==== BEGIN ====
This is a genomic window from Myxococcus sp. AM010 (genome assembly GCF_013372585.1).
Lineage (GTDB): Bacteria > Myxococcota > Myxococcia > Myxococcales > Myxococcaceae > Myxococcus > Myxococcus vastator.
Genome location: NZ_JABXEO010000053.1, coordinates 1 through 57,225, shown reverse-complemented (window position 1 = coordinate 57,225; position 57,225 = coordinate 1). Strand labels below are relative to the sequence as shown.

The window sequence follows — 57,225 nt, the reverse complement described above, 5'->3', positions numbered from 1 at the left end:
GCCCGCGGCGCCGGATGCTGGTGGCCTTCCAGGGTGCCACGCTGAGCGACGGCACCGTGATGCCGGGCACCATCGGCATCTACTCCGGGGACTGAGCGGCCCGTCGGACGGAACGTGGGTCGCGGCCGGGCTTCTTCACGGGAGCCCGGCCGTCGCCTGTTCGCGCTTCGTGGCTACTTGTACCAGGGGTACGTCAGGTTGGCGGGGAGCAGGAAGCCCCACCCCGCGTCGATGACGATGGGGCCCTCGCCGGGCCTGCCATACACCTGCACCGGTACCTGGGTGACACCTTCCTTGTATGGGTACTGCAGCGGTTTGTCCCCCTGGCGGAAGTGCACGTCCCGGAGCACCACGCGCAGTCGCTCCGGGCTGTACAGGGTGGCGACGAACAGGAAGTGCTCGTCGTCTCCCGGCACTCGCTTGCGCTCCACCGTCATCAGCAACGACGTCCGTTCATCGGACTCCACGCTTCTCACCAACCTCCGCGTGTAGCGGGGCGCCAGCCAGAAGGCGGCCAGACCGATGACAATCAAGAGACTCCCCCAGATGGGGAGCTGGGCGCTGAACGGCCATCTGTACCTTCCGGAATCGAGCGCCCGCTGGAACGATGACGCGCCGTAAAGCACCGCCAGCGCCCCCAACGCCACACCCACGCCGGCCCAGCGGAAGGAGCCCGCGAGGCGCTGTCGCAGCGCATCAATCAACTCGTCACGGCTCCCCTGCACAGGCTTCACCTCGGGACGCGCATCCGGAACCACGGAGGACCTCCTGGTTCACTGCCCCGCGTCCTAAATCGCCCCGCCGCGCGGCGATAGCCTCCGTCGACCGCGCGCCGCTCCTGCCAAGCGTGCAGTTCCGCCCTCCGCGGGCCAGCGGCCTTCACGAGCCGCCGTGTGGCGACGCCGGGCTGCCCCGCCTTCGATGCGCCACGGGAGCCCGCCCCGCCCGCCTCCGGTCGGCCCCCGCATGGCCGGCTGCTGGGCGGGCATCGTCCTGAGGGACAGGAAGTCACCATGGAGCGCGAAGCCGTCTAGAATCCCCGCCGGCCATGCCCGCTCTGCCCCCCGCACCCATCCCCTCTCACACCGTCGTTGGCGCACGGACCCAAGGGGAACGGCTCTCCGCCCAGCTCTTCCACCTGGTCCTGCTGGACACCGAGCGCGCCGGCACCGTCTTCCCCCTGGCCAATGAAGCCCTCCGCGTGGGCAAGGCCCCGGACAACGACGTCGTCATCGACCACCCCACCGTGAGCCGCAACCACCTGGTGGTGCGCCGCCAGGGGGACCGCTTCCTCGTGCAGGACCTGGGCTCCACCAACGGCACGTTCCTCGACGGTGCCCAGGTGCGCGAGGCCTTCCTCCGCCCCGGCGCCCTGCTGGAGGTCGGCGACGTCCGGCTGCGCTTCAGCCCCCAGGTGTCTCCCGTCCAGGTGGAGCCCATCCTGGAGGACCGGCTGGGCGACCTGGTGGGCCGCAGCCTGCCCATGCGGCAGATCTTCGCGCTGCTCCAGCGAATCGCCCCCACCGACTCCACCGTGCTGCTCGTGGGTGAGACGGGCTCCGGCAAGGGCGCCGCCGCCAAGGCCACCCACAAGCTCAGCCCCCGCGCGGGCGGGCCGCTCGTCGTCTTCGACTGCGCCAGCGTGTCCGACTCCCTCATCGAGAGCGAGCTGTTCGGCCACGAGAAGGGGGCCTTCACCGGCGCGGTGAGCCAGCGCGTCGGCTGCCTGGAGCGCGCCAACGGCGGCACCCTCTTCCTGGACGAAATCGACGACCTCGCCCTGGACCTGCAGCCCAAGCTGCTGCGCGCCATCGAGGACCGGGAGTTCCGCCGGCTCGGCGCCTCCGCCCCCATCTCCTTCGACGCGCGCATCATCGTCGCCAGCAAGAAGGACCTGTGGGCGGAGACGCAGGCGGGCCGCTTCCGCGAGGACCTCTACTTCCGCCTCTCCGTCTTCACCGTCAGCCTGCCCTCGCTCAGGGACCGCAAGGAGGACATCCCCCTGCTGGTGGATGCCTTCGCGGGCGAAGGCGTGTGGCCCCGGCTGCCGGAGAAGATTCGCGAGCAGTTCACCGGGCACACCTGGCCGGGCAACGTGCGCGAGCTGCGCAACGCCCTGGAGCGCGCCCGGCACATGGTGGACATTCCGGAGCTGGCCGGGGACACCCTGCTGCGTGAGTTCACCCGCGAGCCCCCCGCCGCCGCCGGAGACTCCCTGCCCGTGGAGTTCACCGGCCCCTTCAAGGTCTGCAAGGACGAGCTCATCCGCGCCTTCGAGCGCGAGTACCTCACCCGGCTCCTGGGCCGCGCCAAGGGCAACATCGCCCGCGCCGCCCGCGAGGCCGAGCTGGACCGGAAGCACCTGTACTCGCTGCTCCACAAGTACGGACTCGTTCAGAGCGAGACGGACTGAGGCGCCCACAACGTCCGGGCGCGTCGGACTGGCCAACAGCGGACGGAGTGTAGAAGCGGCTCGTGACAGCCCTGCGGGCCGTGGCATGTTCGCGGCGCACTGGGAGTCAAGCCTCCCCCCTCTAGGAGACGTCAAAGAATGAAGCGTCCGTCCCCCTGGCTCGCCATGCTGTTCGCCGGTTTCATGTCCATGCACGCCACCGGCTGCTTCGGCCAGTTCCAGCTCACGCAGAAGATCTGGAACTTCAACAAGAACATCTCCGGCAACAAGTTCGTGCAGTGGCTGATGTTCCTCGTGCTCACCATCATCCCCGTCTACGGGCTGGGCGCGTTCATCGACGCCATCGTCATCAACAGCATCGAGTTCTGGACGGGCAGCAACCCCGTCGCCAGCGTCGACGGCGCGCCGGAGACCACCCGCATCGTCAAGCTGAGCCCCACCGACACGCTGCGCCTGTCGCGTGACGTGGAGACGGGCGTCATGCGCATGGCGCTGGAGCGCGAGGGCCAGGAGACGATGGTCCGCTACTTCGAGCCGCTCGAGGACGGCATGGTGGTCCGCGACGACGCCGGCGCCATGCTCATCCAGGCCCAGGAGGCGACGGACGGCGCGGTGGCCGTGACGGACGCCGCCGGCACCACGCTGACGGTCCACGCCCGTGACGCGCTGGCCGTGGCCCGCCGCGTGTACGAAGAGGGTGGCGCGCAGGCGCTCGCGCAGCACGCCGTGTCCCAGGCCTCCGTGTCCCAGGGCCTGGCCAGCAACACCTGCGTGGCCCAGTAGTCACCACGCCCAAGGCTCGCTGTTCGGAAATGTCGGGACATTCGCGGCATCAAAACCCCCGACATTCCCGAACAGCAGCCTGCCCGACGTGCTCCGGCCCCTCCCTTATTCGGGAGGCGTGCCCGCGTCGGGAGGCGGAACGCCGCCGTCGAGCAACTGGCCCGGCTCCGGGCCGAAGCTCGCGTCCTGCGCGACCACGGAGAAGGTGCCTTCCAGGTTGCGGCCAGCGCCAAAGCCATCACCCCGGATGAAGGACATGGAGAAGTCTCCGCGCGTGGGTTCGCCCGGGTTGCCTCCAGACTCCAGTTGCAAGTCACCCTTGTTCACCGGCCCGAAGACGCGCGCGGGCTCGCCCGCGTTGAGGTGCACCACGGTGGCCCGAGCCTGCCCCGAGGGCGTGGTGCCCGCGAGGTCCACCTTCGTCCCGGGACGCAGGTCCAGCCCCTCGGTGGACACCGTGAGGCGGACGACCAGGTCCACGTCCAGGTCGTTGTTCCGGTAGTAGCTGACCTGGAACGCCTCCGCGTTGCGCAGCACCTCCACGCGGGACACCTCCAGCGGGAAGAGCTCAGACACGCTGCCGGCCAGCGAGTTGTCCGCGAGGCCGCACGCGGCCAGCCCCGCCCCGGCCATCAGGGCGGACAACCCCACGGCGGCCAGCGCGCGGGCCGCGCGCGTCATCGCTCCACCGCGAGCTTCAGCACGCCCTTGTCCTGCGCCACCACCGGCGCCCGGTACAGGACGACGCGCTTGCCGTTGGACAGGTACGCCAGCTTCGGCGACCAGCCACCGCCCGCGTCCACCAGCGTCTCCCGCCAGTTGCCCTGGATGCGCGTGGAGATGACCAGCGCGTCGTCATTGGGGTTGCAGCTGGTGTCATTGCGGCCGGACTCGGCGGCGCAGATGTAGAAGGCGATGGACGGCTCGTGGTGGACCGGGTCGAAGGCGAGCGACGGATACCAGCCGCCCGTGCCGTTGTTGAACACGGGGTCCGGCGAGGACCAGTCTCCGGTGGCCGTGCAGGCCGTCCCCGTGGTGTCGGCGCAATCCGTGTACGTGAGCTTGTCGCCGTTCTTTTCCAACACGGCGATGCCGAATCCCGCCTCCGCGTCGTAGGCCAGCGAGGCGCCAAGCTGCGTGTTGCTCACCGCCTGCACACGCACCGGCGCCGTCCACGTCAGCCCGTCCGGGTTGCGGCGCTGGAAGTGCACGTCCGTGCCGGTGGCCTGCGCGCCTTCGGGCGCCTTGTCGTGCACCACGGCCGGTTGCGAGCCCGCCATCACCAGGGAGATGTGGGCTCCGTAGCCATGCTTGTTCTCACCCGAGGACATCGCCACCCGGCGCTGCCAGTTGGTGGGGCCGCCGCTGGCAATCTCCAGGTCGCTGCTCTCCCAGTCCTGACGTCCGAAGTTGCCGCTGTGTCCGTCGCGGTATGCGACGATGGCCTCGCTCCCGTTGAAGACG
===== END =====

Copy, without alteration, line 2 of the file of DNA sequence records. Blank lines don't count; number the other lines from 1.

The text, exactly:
Lineage (GTDB): Bacteria > Myxococcota > Myxococcia > Myxococcales > Myxococcaceae > Myxococcus > Myxococcus vastator.